Comparison of in vivo and in vitro tests of resistance in patients treated with chloroquine in Yaounde, Cameroon. (3/11504)The usefulness of an isotopic in vitro assay in the field was evaluated by comparing its results with the therapeutic response determined by the simplified WHO in vivo test in symptomatic Cameroonian patients treated with chloroquine. Of the 117 enrolled patients, 102 (87%) completed the 14-day follow-up, and 95 isolates obtained from these patients (46 children, 49 adults) yielded an interpretable in vitro test. A total of 57 of 95 patients (60%; 28 children and 29 adults) had an adequate clinical response with negative smears (n = 46) or with an asymptomatic parasitaemia (n = 11) on day 7 and/or day 14. The geometric mean 50% inhibitory concentration of the isolates obtained from these patients was 63.3 nmol/l. Late and early treatment failure was observed in 29 (30.5%) and 9 (9.5%) patients, respectively. The geometric mean 50% inhibitory concentrations of the corresponding isolates were 173 nmol/l and 302 nmol/l. Among the patients responding with late and early treatment failure, five isolates and one isolate, respectively, yielded a discordant result (in vivo resistance and in vitro sensitivity). The sensitivity, specificity, and predictive value of the in vitro test to detect chloroquine-sensitive cases was 67%, 84% and 86%, respectively. There was moderate concordance between the in vitro and in vivo tests (kappa value = 0.48). The in vitro assay agrees relatively well with the therapeutic response and excludes several host factors that influence the results of the in vivo test. However, in view of some discordant results, the in vitro test cannot substitute for in vivo data on therapeutic efficacy. The only reliable definition of "resistance" in malaria parasites is based on clinical and parasitological response in symptomatic patients, and the in vivo test provides the standard method to determine drug sensitivity or resistance as well as to guide national drug policies. (+info)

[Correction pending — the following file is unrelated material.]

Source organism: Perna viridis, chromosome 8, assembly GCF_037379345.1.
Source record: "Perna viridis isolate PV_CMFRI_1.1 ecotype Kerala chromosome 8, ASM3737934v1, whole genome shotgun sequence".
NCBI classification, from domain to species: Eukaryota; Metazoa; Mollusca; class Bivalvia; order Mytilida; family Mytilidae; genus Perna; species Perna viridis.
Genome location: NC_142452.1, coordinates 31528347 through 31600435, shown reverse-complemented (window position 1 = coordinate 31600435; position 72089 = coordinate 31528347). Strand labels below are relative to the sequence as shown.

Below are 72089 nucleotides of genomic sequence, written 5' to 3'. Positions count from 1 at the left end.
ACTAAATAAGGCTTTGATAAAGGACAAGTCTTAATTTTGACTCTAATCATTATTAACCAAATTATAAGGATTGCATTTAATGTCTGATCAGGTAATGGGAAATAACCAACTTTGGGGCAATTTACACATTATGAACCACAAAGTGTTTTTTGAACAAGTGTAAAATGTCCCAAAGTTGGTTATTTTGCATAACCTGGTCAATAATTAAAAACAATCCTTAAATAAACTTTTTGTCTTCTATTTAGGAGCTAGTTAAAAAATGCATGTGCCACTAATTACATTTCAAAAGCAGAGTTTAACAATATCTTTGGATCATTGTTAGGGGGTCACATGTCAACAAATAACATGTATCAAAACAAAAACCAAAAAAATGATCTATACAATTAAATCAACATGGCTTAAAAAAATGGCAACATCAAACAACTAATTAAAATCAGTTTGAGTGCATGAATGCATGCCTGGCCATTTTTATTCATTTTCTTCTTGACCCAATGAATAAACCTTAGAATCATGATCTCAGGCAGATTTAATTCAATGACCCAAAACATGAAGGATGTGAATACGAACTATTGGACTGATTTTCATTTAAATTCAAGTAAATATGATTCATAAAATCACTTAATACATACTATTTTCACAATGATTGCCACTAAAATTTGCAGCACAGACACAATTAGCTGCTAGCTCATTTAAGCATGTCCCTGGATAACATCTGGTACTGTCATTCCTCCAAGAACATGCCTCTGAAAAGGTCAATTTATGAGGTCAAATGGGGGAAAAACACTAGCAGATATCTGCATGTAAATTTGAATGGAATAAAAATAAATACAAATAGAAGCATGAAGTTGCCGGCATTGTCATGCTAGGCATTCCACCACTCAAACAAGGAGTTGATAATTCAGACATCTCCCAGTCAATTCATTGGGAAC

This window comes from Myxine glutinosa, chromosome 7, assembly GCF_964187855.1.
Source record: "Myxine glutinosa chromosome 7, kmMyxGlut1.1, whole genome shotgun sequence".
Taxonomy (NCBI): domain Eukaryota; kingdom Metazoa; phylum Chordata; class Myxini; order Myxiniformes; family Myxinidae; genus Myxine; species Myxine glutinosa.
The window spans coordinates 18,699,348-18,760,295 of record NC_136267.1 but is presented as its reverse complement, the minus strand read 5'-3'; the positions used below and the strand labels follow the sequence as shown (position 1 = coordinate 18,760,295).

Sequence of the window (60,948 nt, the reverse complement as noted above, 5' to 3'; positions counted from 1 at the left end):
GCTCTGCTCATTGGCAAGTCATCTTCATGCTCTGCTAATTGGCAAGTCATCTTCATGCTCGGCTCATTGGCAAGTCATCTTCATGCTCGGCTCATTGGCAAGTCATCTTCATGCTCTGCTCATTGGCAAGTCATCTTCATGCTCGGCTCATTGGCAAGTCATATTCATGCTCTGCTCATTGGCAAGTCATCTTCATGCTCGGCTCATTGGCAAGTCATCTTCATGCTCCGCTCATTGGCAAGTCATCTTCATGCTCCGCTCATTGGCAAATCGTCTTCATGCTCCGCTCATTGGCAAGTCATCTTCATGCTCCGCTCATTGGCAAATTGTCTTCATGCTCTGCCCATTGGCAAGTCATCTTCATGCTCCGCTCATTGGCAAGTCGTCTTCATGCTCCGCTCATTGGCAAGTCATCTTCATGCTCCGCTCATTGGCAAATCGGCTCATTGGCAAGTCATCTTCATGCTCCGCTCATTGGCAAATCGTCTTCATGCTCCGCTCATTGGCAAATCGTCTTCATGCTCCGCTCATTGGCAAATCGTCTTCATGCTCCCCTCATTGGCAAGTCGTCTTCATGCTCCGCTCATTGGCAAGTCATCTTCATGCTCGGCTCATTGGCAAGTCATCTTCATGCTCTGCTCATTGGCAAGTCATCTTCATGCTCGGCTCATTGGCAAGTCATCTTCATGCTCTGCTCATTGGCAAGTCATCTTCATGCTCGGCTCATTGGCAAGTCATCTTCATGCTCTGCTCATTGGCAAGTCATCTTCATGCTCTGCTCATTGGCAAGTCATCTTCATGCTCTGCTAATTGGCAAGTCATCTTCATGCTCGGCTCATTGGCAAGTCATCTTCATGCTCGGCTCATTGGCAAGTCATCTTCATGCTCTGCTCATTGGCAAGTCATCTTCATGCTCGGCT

Elevated hepatic lipase activity and low levels of high density lipoprotein in a normotriglyceridemic, nonobese Turkish population. (4/11504)Low levels of high density lipoprotein cholesterol (HDL-C) are associated with increased risk of coronary heart disease and, in the United States, are often associated with hypertriglyceridemia and obesity. In Turkey, low HDL-C levels are highly prevalent, 53% of men and 26% of women having HDL-C levels <35 mg/dl, in the absence of hypertriglyceridemia and obesity. In this study to investigate the cause of low HDL-C levels in Turks, various factors affecting HDL metabolism were assessed in normotriglyceridemic Turkish men and women living in Istanbul and in non-Turkish men and women living in San Francisco. Turkish men and women had significantly lower HDL-C levels than the San Francisco men and women, as well as markedly lower apolipoprotein A-I levels (25 and 39 mg/dl lower, respectively). In both Turkish and non-Turkish subjects, the mean body mass index was <27 kg/m2, the mean triglyceride level was <120 mg/dl, and the mean total cholesterol was 170-180 mg/dl. The mean hepatic triglyceride lipase activity was 21% and 31% higher in Turkish men and women, respectively, than in non-Turkish men and women, and remained higher even after subjects with a body mass index >50th percentile for men and women in the United States were excluded from the analysis. As no dietary or behavioral factors have been identified in the Turkish population that account for increased hepatic triglyceride lipase activity, the elevation most likely has a genetic basis. high density lipoprotein in a normotriglyceridemic, nonobese Turkish population. (+info)